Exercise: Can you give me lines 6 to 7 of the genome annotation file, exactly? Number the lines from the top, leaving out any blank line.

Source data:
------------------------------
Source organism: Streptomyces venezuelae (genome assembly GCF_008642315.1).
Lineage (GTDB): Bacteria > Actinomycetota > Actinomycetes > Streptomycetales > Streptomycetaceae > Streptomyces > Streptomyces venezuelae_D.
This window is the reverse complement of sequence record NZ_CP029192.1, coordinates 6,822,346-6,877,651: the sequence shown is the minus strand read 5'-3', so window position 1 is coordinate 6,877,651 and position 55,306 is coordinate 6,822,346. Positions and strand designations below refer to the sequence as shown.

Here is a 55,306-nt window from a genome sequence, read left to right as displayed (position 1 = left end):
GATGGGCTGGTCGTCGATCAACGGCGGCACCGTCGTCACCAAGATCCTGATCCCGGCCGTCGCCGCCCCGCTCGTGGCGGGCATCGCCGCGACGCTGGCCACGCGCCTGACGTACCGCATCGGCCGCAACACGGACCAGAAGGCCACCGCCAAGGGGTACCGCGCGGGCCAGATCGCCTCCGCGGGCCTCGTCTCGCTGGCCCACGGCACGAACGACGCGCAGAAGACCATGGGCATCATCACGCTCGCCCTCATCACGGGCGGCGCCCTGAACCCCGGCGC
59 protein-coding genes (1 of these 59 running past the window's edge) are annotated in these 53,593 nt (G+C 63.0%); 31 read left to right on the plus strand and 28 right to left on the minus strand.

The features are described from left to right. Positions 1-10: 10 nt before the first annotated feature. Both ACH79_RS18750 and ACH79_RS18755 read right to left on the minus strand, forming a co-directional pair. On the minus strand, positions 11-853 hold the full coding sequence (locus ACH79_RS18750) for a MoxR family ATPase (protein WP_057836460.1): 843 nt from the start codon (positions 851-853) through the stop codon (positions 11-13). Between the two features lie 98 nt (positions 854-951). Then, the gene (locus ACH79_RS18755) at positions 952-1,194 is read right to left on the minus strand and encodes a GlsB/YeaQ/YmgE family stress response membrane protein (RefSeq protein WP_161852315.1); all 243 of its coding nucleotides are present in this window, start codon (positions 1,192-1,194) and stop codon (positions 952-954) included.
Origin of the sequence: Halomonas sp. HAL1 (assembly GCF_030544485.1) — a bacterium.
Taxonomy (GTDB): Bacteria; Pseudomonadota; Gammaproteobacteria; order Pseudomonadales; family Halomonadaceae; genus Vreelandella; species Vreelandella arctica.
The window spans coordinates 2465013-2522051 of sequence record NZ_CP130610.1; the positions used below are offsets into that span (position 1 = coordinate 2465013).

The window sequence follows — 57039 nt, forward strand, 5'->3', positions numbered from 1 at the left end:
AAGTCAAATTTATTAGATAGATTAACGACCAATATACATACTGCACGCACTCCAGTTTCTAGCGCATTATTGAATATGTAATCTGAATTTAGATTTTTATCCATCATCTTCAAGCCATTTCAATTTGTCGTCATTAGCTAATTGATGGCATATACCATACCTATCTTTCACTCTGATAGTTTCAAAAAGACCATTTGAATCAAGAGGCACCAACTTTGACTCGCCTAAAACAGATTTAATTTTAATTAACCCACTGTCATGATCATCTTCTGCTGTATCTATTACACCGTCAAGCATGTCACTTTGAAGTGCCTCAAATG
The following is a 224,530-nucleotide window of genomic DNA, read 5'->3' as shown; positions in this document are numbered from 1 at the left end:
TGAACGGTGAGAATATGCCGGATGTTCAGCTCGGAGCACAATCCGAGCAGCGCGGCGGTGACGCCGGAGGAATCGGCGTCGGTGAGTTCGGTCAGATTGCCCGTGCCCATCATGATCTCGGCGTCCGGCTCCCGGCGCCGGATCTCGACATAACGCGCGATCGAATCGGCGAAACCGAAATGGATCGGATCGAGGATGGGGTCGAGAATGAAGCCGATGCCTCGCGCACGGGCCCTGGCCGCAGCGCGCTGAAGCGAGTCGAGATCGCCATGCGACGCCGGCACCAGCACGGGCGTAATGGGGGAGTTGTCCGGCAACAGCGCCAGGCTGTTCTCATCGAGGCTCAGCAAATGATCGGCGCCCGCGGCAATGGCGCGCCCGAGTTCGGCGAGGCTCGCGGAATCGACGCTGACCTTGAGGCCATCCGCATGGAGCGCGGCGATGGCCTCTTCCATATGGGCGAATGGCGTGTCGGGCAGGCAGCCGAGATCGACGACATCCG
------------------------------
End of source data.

59 protein-coding genes (1 of these 59 running past the window's edge) are annotated in these 53,593 nt (G+C 63.0%); 31 read left to right on the plus strand and 28 right to left on the minus strand.

The features are described from left to right. Positions 1-10: 10 nt before the first annotated feature. Both ACH79_RS18750 and ACH79_RS18755 read right to left on the minus strand, forming a co-directional pair. On the minus strand, positions 11-853 hold the full coding sequence (locus ACH79_RS18750) for a MoxR family ATPase (protein WP_057836460.1): 843 nt from the start codon (positions 851-853) through the stop codon (positions 11-13). Between the two features lie 98 nt (positions 854-951). Then, the gene (locus ACH79_RS18755) at positions 952-1,194 is read right to left on the minus strand and encodes a GlsB/YeaQ/YmgE family stress response membrane protein (RefSeq protein WP_161852315.1); all 243 of its coding nucleotides are present in this window, start codon (positions 1,192-1,194) and stop codon (positions 952-954) included.